Autumn Foraging Update… or ‘What’s up?’

Early autumn update: Time for ceps!


Depending on where you are from, some of you may know this mushroom as the penny bun (England), cep (France), porcini (little pig – Italy), steinpilze (stone mushroom – Germany), or even Karl-Johans-svamp (Sweden)… in fact there are dozens and dozens of recognised names for this species around Europe, which attests to its universal popularity throughout history. Between 20,000 and 100,000 tonnes are harvested globally for the commercial market per year, commanding high prices, yet this is not an uncommon mushroom.

In England, the cep or penny-bun can fruit in two or more waves if weather conditions are correct. This year in our local south-west woods we have already seen a light fruiting of ceps, many in the vicinity of oak trees, during early August.  Now, as we head into the first week of September, there is plenty of rain and things are looking good for the next wave. We may well see a third wave as we head into October, by which time they will most likely be more prolific in association with beech woods. This is the typical pattern it seems with the cooler conditions triggering this later ‘wave of ceps’ a week or so earlier than elsewhere, further to the north. A combination of acid soils, underneath oak or beech with birch and holly both present, seems to produce the best results, although forestry spruce plantations and underneath pines can also be very very productive places to look and should not be overlooked.

Each year we pray for that vital autumn rain that will produce this magnificent second harvest across the region!

CepCAP: Yellowish brown to reddish brown… but predominantly brown, looking just like a bread bun on a short, swollen fat stick – hence the name ‘penny bun’.  Often there is a paler margin around the edge. 

SIZE: typically 10 to 30 cm across – that’s over a foot! Underneath there are no gills but instead (like all of the mushrooms in the bolete group) a sponge like layer, comprised of the tubes, which are only visible when you cut the mushroom in half, and the visible surface of ‘pores’. The pores of this mushroom are very small, they are round, very pale yellow when young – almost an ‘off-white’ colour, ageing later to a dingy olive brown. 

FLESH: All parts of the cep’s flesh smell a little sweet. The flesh tastes sweet and nutty, young specimens can even be sliced and eaten raw, something that is very unusual for most wild mushrooms. Eaten in this way they are delicious with a restrained drizzle of lemon juice and a little salt. The cep’s white flesh does not change colour when cut or bruised. many other similar boletes do go through distinct colour changes, particularly to blue, but not this one!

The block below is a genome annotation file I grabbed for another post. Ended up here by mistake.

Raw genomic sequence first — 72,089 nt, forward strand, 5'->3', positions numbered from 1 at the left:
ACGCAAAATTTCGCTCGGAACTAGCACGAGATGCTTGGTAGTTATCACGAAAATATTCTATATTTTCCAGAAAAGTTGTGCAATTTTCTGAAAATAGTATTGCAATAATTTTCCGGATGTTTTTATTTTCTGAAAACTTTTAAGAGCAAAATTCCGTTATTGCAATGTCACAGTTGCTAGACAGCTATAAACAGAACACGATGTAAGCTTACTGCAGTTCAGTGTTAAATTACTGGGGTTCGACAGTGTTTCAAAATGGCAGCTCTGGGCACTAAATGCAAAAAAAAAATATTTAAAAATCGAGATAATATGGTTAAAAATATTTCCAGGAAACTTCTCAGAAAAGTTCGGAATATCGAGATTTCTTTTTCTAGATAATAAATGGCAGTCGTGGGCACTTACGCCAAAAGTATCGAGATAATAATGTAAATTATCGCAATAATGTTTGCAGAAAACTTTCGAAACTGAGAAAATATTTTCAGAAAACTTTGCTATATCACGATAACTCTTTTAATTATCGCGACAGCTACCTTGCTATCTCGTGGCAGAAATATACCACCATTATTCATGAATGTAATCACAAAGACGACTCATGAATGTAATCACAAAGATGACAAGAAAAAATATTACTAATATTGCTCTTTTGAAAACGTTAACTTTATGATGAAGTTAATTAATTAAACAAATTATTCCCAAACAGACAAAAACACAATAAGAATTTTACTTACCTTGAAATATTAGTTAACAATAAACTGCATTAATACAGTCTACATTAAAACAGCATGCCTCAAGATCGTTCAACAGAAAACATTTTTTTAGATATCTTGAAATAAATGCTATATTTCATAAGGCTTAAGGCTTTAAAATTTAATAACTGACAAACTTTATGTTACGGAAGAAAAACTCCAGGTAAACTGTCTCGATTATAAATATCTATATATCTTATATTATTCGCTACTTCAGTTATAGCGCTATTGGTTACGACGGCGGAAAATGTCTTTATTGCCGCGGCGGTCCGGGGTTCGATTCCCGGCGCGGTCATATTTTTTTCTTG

Cep stemSTEM: The stem of the cep can be very very fat indeed, often with more usable flesh in it than the cap itself! The upper stem surface is covered in a very fine, pale/white, raised fishing-net pattern or ‘reticulum’. This white fishing reticulum is a distinctive feature.


If it doesn’t have it then it’s not a cep. If it isn’t at least white-ish then it’s not a cep. No reticulum, darker brown reticulum or reddish-brown reticulum all indicate other species, not all of them are edible, so beware!

FACT: The tasty cep contains lovastatin, so can help to lower cholesterol. It also contains mood stabilising compounds such as serotonin, melatonin and tryptamine that are found in the human body and could possibly help to alleviate depression. It is delicious and drys well, particularly the ‘sponge’ from underneath the cap, which makes a terrifically flavoursome and high in protein stock powder.

While we are all making the most of late summer, I wish you all a wonderful autumn filled with mushrooms and the joyful crunch of autumn leaves beneath your feet. I hope to see some of you in the forest this autumn!

best wishes,
Fred the Forager!

5 thoughts on “Autumn Foraging Update… or ‘What’s up?’

  1. Great to hear your courses are still running; we often think of you and Natasha when we’re out in the forest. I can across a fine specimen of a cauliflower mushroom last weekend while walking in Leith Hill; it’s been cleaned and broken into segments and frozen ready to add to a future soup, I’m looking forward to trying it.
    Hope you are both well. Cheers Maxine and Geoff x

    • Hi Maxine & Geoff, we think of you too and all of the wonderful days we spent in the woods together. Very glad you are still following the silent hunt, as are we. Many new species recorded this year so far and still loving it every day. Would love to catch up with you sometime… may go foraging next season?
      Fred & Natascha

  2. Hello
    I’m looking for a mushroom foraging course for my husband and I this autumn. We live in twickenham and I’m hoping to find a location nearby. Do you have any corses available and if so where. Thank you

    • Hello Taya,

      Sorry it has taken me a week to reply. All of our autumn courses for 2020 are full but new dates for 2021 will be going live in just a few weeks. Keep an eye on the website as they do book up very quickly and I hate to disappoint.

      Best wishes
      Fred the Forager

  3. Great to hear you are well and still running the courses and medicinal conference. We’re still foraging around the country and thoroughly enjoying the peace of the forest. Hopefully we can join you again sometime soon. Would you by any chance be running a course specifically on russolas at any point? If so there are three possibly four people already definitely interested.

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